A treatment plan of 13 root canal treatments was presented to the patient who accepted it readily. She was informed in detail of the possible risks and complications of the proposed treatment and of the fact that it was impossible to guarantee that the treatment would relieve her from all facial pain.
Over a period of 3 days the canals of teeth 17, 15, 13, 12, 11, 21, 22, 24, 44, 45 and 47 were accessed with Orifice Shapers, shaped using a step-down technique with manual K-flex files and rotary GT files and cleaned by means of ultrasonic irrigation with a new irrigation solution, electrochemically activated water (STEDS TM). Calcium hydroxide powder was mixed with STEDS and placed as intracanal medicament and the access cavities sealed with a reinforced intermediate zinc oxide eugenol material. In the case of the 21 it had been necessary to destroy the crown in order to gain access to the root canal and a temporary crown was fabricated. It was also attempted to instrument the root canals of the 18 and 48 but this proved impossible.
At this point the patient was dismissed and she returned to Namibia. Over the course of the next few days regular contact was made with the son-in-law who reported a remarkable improvement in the patients condition. After a period of 7 days all pain had disappeared and for the first time in many years the patient expressed some interest in her surroundings and environment. She once again wanted to engage in normal everyday activities like shopping, watching television and walking, which for years she had had no inclination to do.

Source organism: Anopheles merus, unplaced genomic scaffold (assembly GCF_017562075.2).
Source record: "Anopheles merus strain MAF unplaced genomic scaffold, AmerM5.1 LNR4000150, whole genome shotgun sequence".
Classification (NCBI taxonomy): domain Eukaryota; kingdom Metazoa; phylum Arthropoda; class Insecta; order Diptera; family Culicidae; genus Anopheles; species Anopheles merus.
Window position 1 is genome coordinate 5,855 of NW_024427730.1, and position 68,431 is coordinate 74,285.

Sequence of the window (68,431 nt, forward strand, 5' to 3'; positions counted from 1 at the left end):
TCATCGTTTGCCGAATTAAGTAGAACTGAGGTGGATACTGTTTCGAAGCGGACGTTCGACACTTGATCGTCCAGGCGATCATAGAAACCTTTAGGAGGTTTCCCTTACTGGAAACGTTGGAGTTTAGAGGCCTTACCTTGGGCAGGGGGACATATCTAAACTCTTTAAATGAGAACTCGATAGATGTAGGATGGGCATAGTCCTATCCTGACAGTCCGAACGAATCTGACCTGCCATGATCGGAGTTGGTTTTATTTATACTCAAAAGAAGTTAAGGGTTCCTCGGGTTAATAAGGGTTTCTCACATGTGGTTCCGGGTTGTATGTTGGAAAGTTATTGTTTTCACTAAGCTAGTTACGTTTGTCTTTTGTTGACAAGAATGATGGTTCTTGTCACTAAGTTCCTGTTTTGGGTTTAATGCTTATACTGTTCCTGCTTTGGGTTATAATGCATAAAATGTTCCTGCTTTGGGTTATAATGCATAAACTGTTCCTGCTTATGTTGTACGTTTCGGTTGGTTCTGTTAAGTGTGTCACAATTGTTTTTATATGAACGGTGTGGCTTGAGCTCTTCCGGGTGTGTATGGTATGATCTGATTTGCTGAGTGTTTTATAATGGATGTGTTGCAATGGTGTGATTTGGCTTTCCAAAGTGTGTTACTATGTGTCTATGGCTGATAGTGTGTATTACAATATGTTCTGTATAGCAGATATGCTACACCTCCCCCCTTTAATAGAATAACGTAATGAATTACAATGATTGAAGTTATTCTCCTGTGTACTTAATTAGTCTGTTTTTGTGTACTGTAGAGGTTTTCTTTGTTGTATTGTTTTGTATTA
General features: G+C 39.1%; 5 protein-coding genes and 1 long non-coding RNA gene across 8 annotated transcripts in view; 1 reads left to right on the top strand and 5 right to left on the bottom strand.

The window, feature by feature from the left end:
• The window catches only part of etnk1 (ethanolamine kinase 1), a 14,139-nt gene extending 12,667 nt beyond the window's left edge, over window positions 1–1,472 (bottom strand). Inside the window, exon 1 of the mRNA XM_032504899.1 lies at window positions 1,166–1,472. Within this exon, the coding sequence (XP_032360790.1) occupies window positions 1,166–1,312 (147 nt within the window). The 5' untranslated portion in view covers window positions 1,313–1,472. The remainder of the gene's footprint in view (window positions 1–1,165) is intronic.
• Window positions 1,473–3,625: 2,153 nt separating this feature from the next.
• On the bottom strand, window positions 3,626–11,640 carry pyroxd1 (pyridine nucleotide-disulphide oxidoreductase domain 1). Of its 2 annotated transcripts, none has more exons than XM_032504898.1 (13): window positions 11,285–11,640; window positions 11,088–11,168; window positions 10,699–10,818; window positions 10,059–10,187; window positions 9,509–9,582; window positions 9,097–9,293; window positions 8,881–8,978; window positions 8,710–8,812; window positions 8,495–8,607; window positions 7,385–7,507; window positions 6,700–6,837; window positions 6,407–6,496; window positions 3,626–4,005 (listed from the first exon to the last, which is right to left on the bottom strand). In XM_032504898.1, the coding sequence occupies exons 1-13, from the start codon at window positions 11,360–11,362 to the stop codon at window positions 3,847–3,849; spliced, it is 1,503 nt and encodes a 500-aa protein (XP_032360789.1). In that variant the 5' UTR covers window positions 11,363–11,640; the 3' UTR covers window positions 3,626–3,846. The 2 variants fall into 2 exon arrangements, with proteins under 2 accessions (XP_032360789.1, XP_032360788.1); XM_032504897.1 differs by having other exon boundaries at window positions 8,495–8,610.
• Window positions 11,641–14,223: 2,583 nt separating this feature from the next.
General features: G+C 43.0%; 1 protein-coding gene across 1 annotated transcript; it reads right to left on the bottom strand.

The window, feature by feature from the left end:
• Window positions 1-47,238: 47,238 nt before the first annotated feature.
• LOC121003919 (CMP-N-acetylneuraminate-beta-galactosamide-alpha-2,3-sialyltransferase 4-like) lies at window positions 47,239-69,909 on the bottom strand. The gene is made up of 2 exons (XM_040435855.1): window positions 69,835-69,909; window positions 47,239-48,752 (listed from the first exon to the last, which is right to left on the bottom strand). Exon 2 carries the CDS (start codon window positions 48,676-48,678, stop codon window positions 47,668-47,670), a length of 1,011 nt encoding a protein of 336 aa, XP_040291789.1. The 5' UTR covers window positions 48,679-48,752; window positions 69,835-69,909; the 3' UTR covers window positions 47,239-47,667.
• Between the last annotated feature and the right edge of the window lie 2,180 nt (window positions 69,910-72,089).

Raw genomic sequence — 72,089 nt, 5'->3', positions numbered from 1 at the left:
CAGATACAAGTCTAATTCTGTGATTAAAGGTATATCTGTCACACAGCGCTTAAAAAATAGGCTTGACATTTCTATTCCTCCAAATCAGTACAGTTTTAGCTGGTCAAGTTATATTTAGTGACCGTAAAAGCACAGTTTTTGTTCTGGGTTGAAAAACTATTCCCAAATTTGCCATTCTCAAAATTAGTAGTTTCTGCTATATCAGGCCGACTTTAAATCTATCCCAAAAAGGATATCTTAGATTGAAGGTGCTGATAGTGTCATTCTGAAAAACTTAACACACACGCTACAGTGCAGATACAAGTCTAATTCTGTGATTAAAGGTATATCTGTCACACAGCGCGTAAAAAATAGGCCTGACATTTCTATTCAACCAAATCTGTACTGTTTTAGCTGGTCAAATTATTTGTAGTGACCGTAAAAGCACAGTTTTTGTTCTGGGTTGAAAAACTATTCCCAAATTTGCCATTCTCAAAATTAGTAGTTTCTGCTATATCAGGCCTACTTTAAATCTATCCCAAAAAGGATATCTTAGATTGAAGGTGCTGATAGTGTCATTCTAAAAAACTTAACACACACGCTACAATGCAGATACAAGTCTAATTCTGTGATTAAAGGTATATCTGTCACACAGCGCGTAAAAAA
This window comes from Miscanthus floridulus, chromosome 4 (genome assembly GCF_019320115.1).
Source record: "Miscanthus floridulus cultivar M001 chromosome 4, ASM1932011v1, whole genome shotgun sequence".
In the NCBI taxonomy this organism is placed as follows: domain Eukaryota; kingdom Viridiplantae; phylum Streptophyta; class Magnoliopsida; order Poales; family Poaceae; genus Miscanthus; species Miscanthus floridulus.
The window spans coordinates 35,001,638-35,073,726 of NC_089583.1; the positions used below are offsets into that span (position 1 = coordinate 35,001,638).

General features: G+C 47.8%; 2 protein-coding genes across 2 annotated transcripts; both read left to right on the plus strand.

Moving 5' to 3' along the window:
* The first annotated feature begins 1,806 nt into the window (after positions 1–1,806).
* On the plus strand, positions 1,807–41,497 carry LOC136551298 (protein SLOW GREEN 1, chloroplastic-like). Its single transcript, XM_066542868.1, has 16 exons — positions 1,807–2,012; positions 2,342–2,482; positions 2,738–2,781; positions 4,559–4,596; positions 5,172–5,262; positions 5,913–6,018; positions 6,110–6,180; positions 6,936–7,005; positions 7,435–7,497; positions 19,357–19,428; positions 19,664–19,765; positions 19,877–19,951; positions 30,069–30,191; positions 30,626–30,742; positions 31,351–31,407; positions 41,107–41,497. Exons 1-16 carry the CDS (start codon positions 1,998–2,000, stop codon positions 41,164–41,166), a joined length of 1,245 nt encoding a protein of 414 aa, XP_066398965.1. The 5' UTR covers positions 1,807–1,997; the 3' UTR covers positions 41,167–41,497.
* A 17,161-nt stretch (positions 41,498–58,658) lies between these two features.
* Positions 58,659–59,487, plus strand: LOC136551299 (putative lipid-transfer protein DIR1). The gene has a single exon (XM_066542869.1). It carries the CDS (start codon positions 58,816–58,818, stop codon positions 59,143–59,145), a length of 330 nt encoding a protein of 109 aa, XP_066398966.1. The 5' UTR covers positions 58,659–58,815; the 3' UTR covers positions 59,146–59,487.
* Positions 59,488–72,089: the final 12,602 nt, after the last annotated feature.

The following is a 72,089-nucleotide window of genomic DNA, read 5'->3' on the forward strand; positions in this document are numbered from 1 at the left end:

Three weeks later the patient returned and all root canals were obturated using a combination of the single wave of condensation (System B) and the thermoplastic injection of gutta percha (Obtura 2). The patient was advised to have the 18 and 48 removed once she had returned to Poland. She was also advised about the leaking and defective restorations and to have them replaced at her convenience.
At the time of writing, 5 months postoperatively, regular telephonic contact has confirmed that the patient has recuperated fully. The 18 and 48 have been removed and the long process of the restoration of her teeth and occlusion has begun.
Facial pain can have many causes, some of which may be obscure in nature. By far the most common cause of facial pain is toothache. In the case of this patient the toothache had been shrouded for years, understandably, by the massive facial trauma she had suffered and also to some extent the surgery that she had undergone. For years the true diagnosis had evaded the clinicians and it is only now, with the benefit of hindsight, that the eventual diagnosis of pulpo-periapical disease can be judged to have been correct. However, this case bears testimony to the fact that common diseases occur more commonly. In other words, when in doubt, contemplated the more obvious or common disease. This patient had undergone tremendous suffering for years, more than the actual facial pain, because of misdiagnosis.
It is interesting to speculate on the pathogenesis of her pulpal and periapical condition but it will always present more questions than answers. How was it possible that so many teeth could be involved at one time? Why did not even one tooth develop a full-blown abscess? What was the exact histological nature of all the pulpal and periapical tissues involved? Was all the endodontic treatment really justified? There is no clear answer to all these questions. One thing is clear however: before our treatment the patient had several incompletely treated root canals: after these had been rectified, all the symptoms disappeared. It is perhaps fair to comment that in this case, incomplete root canal treatments had contributed to the general, vague condition of facial pain.